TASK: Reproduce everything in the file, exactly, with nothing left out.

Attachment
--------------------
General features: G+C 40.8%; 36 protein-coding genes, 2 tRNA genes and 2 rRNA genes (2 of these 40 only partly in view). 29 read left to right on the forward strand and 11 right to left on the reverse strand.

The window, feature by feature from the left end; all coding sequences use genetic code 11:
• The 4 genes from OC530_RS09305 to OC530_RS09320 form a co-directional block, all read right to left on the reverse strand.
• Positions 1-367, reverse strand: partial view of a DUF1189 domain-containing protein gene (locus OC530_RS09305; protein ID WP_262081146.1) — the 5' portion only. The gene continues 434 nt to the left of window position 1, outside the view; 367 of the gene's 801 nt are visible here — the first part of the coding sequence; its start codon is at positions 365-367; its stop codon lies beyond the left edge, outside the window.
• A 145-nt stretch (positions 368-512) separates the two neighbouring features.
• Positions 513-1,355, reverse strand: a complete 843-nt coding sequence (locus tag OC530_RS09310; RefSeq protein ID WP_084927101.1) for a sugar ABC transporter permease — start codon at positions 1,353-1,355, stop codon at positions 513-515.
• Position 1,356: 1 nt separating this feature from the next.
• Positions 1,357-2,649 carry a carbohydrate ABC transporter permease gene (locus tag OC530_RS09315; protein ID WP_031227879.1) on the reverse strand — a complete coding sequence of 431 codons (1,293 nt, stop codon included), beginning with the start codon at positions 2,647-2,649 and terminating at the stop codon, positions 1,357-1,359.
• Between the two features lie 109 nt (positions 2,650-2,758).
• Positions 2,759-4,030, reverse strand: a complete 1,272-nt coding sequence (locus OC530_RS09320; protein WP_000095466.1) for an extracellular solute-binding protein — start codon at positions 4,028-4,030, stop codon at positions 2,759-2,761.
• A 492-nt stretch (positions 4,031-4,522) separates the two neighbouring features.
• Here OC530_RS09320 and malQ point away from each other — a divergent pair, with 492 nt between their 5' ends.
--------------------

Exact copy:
General features: G+C 40.8%; 36 protein-coding genes, 2 tRNA genes and 2 rRNA genes (2 of these 40 only partly in view). 29 read left to right on the forward strand and 11 right to left on the reverse strand.

The window, feature by feature from the left end; all coding sequences use genetic code 11:
• The 4 genes from OC530_RS09305 to OC530_RS09320 form a co-directional block, all read right to left on the reverse strand.
• Positions 1-367, reverse strand: partial view of a DUF1189 domain-containing protein gene (locus OC530_RS09305; protein ID WP_262081146.1) — the 5' portion only. The gene continues 434 nt to the left of window position 1, outside the view; 367 of the gene's 801 nt are visible here — the first part of the coding sequence; its start codon is at positions 365-367; its stop codon lies beyond the left edge, outside the window.
• A 145-nt stretch (positions 368-512) separates the two neighbouring features.
• Positions 513-1,355, reverse strand: a complete 843-nt coding sequence (locus tag OC530_RS09310; RefSeq protein ID WP_084927101.1) for a sugar ABC transporter permease — start codon at positions 1,353-1,355, stop codon at positions 513-515.
• Position 1,356: 1 nt separating this feature from the next.
• Positions 1,357-2,649 carry a carbohydrate ABC transporter permease gene (locus tag OC530_RS09315; protein ID WP_031227879.1) on the reverse strand — a complete coding sequence of 431 codons (1,293 nt, stop codon included), beginning with the start codon at positions 2,647-2,649 and terminating at the stop codon, positions 1,357-1,359.
• Between the two features lie 109 nt (positions 2,650-2,758).
• Positions 2,759-4,030, reverse strand: a complete 1,272-nt coding sequence (locus OC530_RS09320; protein WP_000095466.1) for an extracellular solute-binding protein — start codon at positions 4,028-4,030, stop codon at positions 2,759-2,761.
• A 492-nt stretch (positions 4,031-4,522) separates the two neighbouring features.
• Here OC530_RS09320 and malQ point away from each other — a divergent pair, with 492 nt between their 5' ends.